This is a kinematics study to determine the effect of repair of Type I coronoid fractures on elbow stability in patients with and without medial collateral ligament deficiencies. This is a cadaver study replicating a terrible triad injury. The study was performed in cadavers that had undergone radial head arthroplasty with an intact coronoid, with a coronoid fracture, and after suture repair. The study was repeated after sectioning the medial collateral ligament. The parameters measured were ulnar vs. humeral angulation during active motion, which included varus/valgus pathways with gravity loaded flexion. The results indicate that if the medial collateral ligament was intact, there was a slight increase in valgus angulation after a Type I fracture that was not corrected with suture fixation. If the MCL was deficient, there was no change regardless of coronoid status.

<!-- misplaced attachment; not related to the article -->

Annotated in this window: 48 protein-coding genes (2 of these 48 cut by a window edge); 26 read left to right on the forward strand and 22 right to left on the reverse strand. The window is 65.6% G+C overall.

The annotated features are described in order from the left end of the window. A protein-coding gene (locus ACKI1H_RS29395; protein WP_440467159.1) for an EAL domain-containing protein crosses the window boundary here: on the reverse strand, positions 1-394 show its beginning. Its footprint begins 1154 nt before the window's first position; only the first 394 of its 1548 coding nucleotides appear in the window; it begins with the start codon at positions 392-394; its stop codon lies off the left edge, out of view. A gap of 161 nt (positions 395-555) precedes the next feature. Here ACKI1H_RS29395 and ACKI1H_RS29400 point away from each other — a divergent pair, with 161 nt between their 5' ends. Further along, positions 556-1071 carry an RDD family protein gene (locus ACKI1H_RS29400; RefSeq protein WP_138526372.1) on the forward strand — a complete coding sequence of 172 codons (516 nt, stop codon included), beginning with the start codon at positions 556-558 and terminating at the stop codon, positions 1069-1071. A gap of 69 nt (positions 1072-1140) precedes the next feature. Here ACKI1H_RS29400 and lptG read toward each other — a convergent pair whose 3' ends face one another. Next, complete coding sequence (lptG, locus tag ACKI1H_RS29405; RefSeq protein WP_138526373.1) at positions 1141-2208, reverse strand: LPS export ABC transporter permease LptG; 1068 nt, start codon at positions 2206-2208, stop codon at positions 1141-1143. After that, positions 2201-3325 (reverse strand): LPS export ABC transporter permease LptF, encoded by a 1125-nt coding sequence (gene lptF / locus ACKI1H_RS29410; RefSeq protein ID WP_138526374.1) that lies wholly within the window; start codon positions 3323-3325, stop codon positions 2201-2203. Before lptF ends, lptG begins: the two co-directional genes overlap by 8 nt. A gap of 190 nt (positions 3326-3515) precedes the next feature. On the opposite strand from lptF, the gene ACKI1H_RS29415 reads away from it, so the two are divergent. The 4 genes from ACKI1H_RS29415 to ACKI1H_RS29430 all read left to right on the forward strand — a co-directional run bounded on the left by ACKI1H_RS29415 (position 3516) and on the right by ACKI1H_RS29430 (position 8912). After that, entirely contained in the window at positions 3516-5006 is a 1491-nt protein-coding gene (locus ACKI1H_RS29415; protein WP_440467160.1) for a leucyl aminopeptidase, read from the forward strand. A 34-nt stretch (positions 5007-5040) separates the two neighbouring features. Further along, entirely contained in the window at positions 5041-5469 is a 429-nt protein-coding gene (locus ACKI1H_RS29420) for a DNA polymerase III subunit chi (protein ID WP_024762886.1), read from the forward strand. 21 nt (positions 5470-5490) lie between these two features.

The results indicate that Type I coronoid fractures cause only small changes in elbow kinematics and are not corrected with repair. Thus, MCL repair rather than Type I coronoid fixation should be considered if the elbow remains unstable after radial head repair/replacement and lateral ulnar collateral ligament repair. The significance of this study is that in patients with fracture dislocations of the elbow, the surgeon will first address the lateral complex consisting of repair or replacement of the radial head and repair or reconstruction of the lateral collateral complex. There is debate as to whether coronoid fixation for smaller coronoid fractures will increase the stability of the construct. The authors’ study concludes that coronoid fixation in Type I coronoid injuries will not increase the stability of the construct and if the patients remain unstable following repair or reconstruction of the lateral complex, that attention should be turned towards the medial collateral ligament and not the Type I coronoid.
Elbow, Coronoid, Fracture, Dislocation, Stability, Instability
J Shoulder and Elbow Surg